Sorry bout the SAA mixup. I couldn't type to save my life!

Gary
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Old September 14, 2020, 03:19 PM   #13
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I thought the closest replica to the 1873 colt was the USFA clones. I just looked at some of the prices for used ones, and the prices seem to be as high or higher than actual colts.

Not all ubertis had hammer mounted firing pins. When beretta acquired uberti several years ago, beretta marketed some uberti single actions under their own brand name. I have a re-badged beretta/uberti chambered for .44 WCF, which has a frame mounted firing pin and a transfer bar.
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Old September 14, 2020, 03:20 PM   #14
GaryED50
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Hi

There's no way I can afford the cost of an actual Colt SAA Old or new, so can you guys tell me which maker has the most accurate modern reproduction?

Gary
Thank you everyone I know what to look for now!!

Gary
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Old September 14, 2020, 03:37 PM   #15
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I am pretty sure the SAA replicas made by Pietta still have the traditional 4 click action. Not sure what their rear sights look like. I am also pretty sure that some of the replicas, particularly those set up for Cowboy Action Shooting, have the squared off rear sight of a 2nd Gen Colt.
My new Pietta has the 4 click action and (thank God) the squared off rear sight.

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Old September 15, 2020, 01:38 PM   #16
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Driftwood Johnson--marvelous explanation, clear text and great pictures (as always). Thanks for posting this stuff.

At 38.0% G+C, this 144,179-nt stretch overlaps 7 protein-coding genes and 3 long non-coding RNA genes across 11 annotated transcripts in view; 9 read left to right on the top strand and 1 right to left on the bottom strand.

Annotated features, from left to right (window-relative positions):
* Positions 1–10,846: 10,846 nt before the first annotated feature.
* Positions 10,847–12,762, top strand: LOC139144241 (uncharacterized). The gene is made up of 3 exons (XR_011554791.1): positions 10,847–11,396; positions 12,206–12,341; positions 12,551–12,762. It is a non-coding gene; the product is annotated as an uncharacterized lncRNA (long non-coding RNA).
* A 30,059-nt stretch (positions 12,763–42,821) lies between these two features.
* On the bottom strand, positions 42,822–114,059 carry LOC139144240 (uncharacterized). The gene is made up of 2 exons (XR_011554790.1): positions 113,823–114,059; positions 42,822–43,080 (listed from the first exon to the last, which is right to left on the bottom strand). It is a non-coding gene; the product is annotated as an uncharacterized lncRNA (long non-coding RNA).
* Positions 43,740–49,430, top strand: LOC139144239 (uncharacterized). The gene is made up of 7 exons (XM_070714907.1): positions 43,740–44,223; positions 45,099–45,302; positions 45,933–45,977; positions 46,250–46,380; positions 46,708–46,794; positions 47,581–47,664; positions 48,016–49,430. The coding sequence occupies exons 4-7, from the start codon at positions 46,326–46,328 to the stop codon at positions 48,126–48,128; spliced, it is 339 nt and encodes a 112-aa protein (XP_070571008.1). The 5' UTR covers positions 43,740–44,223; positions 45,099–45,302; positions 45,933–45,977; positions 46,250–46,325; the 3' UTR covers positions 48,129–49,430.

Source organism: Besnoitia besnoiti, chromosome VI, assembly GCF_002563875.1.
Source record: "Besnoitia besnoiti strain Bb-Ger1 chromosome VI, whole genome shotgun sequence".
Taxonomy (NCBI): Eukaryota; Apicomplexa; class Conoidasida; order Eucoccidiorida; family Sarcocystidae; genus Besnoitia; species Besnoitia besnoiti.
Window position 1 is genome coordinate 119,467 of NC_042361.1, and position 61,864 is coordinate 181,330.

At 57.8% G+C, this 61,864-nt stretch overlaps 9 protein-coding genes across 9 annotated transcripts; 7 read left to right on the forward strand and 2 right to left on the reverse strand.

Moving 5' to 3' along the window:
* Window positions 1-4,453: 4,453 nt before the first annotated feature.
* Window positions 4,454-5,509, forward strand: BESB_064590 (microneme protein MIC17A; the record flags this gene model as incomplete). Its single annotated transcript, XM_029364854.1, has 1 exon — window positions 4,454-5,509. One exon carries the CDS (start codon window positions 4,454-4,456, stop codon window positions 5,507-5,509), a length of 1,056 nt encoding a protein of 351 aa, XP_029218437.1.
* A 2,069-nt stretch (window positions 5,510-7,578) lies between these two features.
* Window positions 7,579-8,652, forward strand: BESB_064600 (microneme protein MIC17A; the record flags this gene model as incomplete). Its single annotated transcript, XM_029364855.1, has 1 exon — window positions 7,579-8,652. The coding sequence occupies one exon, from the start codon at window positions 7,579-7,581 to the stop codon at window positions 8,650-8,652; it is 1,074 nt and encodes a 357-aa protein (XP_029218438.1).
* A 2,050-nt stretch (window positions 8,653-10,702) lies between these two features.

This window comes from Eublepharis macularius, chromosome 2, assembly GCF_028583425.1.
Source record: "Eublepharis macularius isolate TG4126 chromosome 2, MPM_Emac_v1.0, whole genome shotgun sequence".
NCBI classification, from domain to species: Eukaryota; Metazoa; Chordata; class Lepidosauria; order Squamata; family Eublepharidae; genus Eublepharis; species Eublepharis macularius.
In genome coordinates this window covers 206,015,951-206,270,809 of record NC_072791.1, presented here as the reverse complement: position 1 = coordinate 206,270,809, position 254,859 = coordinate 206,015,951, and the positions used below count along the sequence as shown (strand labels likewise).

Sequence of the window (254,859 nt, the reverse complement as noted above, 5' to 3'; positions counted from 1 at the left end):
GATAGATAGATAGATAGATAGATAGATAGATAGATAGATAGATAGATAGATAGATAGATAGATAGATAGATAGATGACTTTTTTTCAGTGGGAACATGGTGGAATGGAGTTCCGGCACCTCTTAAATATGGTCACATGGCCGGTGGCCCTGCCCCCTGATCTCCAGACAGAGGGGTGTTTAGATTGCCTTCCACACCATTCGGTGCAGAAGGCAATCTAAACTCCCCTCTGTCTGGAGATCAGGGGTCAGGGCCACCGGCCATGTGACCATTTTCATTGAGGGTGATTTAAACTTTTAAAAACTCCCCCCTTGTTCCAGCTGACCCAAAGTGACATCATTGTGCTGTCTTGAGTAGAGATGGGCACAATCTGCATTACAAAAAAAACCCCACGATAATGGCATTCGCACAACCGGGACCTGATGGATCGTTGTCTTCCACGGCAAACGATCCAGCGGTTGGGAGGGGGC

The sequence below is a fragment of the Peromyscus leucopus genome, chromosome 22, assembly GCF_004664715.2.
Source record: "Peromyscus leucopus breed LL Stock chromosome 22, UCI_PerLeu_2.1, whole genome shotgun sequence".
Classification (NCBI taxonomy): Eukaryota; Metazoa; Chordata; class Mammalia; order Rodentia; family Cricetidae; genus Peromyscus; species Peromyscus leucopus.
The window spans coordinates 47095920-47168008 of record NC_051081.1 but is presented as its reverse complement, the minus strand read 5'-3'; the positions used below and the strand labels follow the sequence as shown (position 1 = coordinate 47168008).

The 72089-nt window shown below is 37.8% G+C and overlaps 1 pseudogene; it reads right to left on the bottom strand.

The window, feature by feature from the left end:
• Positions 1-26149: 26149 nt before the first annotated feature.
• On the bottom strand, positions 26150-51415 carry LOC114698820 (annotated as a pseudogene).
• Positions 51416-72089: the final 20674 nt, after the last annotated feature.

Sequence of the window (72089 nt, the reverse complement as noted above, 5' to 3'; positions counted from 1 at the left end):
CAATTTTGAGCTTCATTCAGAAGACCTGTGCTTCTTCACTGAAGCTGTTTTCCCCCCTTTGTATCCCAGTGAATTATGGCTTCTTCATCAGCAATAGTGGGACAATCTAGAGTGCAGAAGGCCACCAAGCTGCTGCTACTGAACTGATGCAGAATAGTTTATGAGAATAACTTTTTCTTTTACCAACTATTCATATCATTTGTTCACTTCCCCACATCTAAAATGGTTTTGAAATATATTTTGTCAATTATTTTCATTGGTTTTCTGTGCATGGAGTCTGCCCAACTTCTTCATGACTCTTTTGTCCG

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Old September 15, 2020, 03:00 PM   #17
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Pietta makes different configurations of its 1873 type revolver. Probably whatever the importer or distributor specified.

I agree that the EMF Great Western 2 line is a great choice. The Cimarron Frontier revolvers are also made by Pietta.

The Standard Manufacturing revolver looks nice but it’s substantially more expensive.
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Old September 15, 2020, 11:33 PM   #18
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I am given to understand that the USFA guns were precise recreations of the Colt SAA. I even heard they bought the pony statue from the top of the colt factory...Apparently they were serious about doing it "right"....

When they were in production, the USFA guns cost about midway between the Uberti/Italian clones and actual Colt SAA's.

USFA has been out of production for a decade, or so, but I'd say, if you want the most "faithful" replica, find one of them.
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Old September 16, 2020, 12:49 AM   #19
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Howdy Again